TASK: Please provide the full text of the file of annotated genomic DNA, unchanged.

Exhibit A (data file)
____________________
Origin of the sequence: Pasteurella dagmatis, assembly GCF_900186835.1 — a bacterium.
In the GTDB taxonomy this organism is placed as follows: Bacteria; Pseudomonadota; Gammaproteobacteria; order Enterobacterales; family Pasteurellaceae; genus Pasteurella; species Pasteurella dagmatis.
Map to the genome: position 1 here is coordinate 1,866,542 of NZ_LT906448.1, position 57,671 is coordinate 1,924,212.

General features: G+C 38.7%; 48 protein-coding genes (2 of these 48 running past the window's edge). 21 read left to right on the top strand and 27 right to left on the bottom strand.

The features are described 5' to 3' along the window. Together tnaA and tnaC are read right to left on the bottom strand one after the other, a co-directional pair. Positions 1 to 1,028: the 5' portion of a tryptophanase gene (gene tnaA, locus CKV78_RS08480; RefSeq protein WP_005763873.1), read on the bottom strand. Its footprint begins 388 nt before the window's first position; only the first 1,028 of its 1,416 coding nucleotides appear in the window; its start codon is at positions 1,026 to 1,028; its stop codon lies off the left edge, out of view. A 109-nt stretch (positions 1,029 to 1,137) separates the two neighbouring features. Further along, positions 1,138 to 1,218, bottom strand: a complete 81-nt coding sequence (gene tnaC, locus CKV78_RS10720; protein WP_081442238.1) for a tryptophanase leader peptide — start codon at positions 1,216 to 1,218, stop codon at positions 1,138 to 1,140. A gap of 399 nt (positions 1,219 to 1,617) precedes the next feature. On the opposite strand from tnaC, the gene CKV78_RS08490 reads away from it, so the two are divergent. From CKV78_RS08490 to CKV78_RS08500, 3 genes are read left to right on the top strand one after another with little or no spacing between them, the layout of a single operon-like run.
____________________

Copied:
Origin of the sequence: Pasteurella dagmatis, assembly GCF_900186835.1 — a bacterium.
In the GTDB taxonomy this organism is placed as follows: Bacteria; Pseudomonadota; Gammaproteobacteria; order Enterobacterales; family Pasteurellaceae; genus Pasteurella; species Pasteurella dagmatis.
Map to the genome: position 1 here is coordinate 1,866,542 of NZ_LT906448.1, position 57,671 is coordinate 1,924,212.

General features: G+C 38.7%; 48 protein-coding genes (2 of these 48 running past the window's edge). 21 read left to right on the top strand and 27 right to left on the bottom strand.

The features are described 5' to 3' along the window. Together tnaA and tnaC are read right to left on the bottom strand one after the other, a co-directional pair. Positions 1 to 1,028: the 5' portion of a tryptophanase gene (gene tnaA, locus CKV78_RS08480; RefSeq protein WP_005763873.1), read on the bottom strand. Its footprint begins 388 nt before the window's first position; only the first 1,028 of its 1,416 coding nucleotides appear in the window; its start codon is at positions 1,026 to 1,028; its stop codon lies off the left edge, out of view. A 109-nt stretch (positions 1,029 to 1,137) separates the two neighbouring features. Further along, positions 1,138 to 1,218, bottom strand: a complete 81-nt coding sequence (gene tnaC, locus CKV78_RS10720; protein WP_081442238.1) for a tryptophanase leader peptide — start codon at positions 1,216 to 1,218, stop codon at positions 1,138 to 1,140. A gap of 399 nt (positions 1,219 to 1,617) precedes the next feature. On the opposite strand from tnaC, the gene CKV78_RS08490 reads away from it, so the two are divergent. From CKV78_RS08490 to CKV78_RS08500, 3 genes are read left to right on the top strand one after another with little or no spacing between them, the layout of a single operon-like run.